Along the Cut

Because of the nature of my job, I am able to work from home most of the time but occasionally I have to go to site. Today was one of those times.

I caught the bus to Birmingham city centre and walk the best part of a mile from the bus stop to work. Luckily, I was able to do most of this commute along the canal passing through Digbeth ‘Tunnel’ en route.

I had packed and was travelling light with my new pack. I had the two half pint (250ml) bottles on the front and a soft shell jacket, First Aid Kit and emergency toilet kit and my sarnies in the back.

A little under a mile after getting off the bus I was getting in to work.

After I had done what I had gone into work to do, I donned my walking gear and set off for home, initially by heading for the Grand Union Canal. After crossing the Coventry Road (A45), for the first time, I was on the cut and after ascending a few locks was walking past Vincent Timber. There is always the scent of newly cut wood drifting across the canal at this spot.

I continued along the Grand Union for a little over two miles leaving the water behind (for now) at Kings Road. At the end of Kings Road, I had to wait for the lights to re-cross the Coventry Road. A short walk past mostly closed shops brought me to the River Cole. I took the parallel footpath and started on what would be six miles alongside the river.

The going was good with the occasional puddle that was easily circumnavigated.

Just before the path went under the railway at Stetchform, the going went from good to soft which required a bit of puddle jumping, not always 100% effective !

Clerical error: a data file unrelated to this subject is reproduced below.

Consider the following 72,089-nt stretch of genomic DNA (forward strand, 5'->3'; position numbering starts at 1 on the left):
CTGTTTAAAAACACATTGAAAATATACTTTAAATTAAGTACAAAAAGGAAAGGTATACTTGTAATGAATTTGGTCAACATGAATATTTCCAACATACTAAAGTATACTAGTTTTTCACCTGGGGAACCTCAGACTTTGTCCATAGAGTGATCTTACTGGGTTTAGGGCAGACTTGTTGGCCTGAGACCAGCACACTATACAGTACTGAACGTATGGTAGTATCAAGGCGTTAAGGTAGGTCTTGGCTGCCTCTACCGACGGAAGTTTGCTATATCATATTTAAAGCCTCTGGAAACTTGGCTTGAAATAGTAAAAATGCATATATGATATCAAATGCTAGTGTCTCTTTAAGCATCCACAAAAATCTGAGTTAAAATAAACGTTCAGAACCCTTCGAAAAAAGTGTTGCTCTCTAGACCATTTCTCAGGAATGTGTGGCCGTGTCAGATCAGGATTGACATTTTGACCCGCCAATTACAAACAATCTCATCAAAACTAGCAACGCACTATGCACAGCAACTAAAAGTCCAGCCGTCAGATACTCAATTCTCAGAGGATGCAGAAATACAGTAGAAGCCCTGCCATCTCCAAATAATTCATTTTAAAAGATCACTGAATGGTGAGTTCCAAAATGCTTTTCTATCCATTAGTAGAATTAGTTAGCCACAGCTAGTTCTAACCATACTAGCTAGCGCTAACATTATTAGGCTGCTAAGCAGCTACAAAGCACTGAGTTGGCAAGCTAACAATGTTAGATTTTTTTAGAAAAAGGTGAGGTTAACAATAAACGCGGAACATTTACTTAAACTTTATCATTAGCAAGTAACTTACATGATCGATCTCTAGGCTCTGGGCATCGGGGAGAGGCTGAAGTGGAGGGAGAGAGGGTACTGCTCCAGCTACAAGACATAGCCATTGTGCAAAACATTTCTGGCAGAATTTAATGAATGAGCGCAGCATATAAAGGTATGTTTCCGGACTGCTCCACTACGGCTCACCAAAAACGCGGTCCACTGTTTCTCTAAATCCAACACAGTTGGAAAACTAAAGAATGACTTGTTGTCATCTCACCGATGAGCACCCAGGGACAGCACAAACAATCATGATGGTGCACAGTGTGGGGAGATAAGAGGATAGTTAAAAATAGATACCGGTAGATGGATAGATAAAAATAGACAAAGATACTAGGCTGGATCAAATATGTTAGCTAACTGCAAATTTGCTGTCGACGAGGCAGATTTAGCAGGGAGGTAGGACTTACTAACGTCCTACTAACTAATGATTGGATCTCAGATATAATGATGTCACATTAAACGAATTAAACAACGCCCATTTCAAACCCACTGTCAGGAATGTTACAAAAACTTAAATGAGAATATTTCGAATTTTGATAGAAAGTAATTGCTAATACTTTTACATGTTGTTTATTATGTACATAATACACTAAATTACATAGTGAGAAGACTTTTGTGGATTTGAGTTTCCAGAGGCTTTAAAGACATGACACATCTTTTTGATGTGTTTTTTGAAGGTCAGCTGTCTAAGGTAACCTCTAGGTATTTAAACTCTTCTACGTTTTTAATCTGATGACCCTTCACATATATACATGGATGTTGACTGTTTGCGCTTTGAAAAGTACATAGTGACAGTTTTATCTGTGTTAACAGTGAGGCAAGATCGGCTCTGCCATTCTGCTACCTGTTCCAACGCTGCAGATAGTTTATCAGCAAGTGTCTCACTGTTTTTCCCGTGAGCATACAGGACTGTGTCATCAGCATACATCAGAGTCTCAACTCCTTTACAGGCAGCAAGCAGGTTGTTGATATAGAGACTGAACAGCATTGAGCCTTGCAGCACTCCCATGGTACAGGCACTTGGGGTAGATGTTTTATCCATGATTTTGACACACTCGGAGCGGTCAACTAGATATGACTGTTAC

On the other side of the railway, what is normally a small pool was now a much larger lake. This got me slightly concerned as an upcoming stretch often floods after a downpour.

After negotiating the, still under re-construction, roundabout on Stetchford Road / Stetchford Lane, I regained the footpath which is now named Cole Valley Way. As feared, parts of this next stretch were under water and were, all but one, walked around. The one that wasn’t, resulted in me getting my feet rather damp.

The approach to Cole Hall Lane was again blocked but it was also about a foot deep. “Sod that!” I though and back tracked so that I could circumvent this section by walking along the road.

From Cole Hall Lane, the path was generally above water or easily got around.

Ay Babbs Mill, Kingshurst, I left the Cole behind and after a stint through Yorks Wood completed my walk on pavements arriving home having clocked up another eleven miles.

The new pack worked well with my drinks readily accessible. The only negative was that as the bag is a snug fit, it did result in a sweaty back.